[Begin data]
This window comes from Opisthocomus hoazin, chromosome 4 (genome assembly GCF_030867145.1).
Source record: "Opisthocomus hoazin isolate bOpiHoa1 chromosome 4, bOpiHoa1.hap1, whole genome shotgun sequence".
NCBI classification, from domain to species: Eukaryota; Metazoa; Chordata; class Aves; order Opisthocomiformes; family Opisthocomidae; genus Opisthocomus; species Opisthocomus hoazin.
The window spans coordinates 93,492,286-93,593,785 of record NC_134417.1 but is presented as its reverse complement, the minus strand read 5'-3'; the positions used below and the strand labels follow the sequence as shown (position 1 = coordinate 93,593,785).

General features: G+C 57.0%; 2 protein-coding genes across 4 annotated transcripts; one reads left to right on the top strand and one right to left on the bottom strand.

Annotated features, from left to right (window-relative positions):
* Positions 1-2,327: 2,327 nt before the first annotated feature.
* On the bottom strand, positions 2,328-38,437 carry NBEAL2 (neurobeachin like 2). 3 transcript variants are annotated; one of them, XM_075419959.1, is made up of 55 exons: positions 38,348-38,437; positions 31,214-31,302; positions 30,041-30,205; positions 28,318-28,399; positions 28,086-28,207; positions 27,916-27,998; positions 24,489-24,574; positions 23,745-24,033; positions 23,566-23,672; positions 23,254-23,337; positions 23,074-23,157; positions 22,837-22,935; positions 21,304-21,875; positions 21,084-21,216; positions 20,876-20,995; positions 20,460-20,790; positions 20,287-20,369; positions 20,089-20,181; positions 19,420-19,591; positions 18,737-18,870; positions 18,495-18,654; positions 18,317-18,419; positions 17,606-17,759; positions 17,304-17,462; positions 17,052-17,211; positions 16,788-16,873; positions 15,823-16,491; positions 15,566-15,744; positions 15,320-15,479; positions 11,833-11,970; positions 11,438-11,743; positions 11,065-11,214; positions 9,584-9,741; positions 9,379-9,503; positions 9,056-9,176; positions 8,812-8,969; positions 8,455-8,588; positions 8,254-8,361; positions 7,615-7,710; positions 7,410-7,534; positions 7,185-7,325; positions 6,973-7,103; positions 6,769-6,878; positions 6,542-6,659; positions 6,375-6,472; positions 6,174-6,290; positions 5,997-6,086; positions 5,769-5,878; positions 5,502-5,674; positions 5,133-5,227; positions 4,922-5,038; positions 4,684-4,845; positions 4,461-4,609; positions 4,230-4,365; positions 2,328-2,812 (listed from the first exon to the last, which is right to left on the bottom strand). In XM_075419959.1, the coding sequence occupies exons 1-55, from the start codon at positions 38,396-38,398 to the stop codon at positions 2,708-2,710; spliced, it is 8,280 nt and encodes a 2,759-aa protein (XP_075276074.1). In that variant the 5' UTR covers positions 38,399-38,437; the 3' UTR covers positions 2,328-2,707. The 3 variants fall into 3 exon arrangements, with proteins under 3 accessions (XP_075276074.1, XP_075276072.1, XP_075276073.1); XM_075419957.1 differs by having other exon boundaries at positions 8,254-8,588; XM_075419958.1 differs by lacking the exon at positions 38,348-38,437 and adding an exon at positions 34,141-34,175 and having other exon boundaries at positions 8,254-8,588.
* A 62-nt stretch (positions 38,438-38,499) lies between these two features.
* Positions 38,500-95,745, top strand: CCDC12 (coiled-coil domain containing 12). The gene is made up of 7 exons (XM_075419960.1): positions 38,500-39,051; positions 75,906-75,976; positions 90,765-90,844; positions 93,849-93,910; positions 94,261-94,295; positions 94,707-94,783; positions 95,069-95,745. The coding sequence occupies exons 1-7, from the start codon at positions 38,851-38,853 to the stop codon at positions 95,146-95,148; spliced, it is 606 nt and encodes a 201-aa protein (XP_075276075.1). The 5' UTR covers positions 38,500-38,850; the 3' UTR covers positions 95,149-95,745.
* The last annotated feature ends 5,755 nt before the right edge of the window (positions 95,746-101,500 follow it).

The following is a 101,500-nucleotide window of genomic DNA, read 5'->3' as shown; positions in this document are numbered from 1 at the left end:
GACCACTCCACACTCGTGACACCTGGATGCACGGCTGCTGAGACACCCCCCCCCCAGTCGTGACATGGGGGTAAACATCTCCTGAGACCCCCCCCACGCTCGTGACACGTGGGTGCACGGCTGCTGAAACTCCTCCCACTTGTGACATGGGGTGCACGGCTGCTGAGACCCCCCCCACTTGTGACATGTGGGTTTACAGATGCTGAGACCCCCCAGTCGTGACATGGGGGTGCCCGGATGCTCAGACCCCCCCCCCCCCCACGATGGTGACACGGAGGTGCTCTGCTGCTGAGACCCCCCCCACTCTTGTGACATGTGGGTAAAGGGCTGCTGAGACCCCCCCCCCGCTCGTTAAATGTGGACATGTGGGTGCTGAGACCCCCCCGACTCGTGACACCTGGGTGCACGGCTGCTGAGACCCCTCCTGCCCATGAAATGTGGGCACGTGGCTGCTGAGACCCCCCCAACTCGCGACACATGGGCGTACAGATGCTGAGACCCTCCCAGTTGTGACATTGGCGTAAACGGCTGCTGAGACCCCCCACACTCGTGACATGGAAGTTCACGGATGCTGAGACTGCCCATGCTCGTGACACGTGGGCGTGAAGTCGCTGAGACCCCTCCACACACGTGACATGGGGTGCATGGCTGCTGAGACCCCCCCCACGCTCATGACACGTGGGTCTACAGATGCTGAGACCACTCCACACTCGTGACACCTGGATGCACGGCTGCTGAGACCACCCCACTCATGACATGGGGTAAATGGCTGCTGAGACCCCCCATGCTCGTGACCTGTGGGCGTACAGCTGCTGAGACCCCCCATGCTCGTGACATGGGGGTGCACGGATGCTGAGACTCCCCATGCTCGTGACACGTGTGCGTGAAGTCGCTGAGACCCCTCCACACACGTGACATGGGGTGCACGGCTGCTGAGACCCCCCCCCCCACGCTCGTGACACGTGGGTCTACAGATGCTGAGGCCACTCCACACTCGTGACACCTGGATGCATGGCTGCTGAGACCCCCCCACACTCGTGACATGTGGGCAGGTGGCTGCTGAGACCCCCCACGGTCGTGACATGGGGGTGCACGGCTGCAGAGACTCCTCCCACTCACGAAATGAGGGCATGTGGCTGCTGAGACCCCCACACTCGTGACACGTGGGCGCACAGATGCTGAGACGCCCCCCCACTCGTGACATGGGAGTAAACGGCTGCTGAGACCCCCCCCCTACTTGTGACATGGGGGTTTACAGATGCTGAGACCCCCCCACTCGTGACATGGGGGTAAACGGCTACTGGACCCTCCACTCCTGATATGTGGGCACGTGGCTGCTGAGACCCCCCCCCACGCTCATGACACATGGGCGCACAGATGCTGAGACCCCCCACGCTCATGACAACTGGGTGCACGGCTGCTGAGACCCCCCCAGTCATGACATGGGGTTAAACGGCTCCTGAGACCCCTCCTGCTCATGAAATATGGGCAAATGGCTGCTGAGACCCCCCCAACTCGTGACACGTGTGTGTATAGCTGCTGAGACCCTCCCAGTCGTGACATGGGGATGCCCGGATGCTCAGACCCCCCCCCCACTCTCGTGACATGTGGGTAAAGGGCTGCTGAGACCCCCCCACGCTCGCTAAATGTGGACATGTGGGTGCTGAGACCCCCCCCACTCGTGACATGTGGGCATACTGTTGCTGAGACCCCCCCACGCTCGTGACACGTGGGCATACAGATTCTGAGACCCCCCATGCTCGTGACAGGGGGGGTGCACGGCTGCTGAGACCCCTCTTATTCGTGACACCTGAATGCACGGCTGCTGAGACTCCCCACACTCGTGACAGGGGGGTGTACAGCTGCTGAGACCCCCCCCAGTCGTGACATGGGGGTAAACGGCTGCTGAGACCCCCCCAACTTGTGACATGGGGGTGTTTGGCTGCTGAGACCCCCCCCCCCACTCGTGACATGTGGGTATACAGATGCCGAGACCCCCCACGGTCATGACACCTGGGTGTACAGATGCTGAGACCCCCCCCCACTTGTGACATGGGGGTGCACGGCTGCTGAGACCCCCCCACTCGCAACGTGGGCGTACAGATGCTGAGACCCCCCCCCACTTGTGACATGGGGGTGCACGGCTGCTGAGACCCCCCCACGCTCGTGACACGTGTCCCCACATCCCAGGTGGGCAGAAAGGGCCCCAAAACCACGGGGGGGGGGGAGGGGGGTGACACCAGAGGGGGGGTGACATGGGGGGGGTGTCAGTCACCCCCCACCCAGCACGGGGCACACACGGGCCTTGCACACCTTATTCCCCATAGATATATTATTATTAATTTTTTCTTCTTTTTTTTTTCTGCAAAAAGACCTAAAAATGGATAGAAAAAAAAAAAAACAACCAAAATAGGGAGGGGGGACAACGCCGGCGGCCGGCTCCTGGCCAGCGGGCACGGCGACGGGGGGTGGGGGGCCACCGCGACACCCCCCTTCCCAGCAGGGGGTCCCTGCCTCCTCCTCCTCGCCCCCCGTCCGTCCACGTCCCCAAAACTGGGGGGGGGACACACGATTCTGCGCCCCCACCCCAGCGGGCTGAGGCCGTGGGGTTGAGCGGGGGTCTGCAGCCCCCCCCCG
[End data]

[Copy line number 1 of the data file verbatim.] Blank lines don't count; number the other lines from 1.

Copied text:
This window comes from Opisthocomus hoazin, chromosome 4 (genome assembly GCF_030867145.1).